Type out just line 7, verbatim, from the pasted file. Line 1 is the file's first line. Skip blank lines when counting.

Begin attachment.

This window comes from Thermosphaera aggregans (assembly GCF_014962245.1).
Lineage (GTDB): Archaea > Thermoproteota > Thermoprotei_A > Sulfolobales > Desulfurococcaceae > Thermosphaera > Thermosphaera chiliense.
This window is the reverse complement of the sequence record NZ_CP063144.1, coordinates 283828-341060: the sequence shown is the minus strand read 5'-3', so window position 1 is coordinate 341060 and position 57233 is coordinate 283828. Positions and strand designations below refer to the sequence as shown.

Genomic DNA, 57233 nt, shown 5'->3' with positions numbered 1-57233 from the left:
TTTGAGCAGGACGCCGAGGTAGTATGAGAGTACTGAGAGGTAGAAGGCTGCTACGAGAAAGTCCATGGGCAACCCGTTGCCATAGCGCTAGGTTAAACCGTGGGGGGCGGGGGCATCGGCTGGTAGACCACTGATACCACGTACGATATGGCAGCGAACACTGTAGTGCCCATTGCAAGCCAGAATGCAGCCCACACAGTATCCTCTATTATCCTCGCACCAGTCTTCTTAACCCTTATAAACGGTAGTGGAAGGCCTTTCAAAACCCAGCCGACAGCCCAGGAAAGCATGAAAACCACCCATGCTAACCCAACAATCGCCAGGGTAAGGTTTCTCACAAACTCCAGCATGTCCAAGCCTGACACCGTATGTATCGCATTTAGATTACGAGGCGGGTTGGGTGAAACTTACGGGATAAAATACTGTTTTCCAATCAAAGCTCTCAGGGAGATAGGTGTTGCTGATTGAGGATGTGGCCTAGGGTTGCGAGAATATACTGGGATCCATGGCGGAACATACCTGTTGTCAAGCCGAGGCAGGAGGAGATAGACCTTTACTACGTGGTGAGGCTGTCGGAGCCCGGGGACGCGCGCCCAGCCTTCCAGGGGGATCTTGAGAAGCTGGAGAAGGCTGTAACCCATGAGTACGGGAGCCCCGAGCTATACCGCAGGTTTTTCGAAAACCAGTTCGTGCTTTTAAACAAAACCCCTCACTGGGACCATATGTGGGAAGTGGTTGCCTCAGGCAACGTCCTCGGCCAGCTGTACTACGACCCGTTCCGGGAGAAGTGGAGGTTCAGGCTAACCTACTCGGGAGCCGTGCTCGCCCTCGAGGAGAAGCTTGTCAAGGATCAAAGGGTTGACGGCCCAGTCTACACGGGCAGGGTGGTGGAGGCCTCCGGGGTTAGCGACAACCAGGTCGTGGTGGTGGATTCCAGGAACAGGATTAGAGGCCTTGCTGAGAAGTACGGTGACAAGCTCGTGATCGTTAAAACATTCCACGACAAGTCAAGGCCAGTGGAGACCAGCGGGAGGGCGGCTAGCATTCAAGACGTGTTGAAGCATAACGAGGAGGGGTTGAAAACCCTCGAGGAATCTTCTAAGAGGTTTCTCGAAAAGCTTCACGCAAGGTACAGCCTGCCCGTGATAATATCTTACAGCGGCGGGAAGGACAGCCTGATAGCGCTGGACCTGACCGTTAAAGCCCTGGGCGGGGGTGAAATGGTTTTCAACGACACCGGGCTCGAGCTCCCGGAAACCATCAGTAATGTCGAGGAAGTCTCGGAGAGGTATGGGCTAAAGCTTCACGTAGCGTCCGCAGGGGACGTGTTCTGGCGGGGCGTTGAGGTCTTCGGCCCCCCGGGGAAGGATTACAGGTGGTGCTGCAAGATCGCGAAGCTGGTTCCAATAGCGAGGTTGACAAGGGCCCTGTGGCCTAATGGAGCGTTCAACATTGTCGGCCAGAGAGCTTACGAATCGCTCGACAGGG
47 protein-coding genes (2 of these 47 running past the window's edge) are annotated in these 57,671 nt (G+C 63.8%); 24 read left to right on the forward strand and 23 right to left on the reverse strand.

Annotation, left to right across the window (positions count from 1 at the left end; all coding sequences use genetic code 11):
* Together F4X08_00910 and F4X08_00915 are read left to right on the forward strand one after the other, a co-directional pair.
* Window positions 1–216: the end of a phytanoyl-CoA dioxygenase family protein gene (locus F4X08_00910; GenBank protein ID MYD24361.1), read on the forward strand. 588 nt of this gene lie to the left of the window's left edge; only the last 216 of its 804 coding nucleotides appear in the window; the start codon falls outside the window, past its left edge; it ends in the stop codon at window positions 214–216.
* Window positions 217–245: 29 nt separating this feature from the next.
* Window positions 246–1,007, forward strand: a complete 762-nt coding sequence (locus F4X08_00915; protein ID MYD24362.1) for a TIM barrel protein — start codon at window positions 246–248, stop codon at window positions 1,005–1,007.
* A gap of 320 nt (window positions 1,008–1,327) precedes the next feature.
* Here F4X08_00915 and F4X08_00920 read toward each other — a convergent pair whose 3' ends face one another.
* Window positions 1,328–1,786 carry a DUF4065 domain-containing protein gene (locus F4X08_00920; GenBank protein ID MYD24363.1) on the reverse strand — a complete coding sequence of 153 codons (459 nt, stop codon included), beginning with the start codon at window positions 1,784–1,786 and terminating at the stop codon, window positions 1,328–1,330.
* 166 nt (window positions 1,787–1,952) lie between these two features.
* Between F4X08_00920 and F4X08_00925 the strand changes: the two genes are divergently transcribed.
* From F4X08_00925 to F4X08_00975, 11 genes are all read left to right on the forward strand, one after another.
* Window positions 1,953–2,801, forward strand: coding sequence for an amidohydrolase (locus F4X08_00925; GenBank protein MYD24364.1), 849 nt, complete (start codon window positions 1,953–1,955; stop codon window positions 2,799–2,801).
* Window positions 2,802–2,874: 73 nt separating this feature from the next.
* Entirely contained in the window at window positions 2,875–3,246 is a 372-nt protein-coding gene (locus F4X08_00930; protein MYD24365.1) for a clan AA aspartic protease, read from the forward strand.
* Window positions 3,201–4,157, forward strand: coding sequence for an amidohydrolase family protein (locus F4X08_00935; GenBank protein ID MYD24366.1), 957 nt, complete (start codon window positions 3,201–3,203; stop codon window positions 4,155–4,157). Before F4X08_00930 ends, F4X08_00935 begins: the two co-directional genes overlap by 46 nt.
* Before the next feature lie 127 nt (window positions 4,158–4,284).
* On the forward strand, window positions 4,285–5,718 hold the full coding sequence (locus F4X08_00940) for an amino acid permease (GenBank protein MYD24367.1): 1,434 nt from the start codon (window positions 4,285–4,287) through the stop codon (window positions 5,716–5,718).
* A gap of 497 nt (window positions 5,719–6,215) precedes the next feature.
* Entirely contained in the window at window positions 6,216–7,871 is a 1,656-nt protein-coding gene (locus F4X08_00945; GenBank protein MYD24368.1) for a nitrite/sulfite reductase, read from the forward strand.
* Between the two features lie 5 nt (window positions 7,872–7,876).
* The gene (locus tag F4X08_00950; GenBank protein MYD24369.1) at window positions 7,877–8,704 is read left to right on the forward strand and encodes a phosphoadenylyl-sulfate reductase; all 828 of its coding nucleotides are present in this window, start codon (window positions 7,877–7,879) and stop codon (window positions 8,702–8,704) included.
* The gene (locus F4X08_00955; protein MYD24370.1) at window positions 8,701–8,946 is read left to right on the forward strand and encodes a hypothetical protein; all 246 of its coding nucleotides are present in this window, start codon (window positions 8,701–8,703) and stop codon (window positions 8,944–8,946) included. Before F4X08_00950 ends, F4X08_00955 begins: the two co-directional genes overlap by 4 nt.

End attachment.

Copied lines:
Annotation, left to right across the window (positions count from 1 at the left end; all coding sequences use genetic code 11):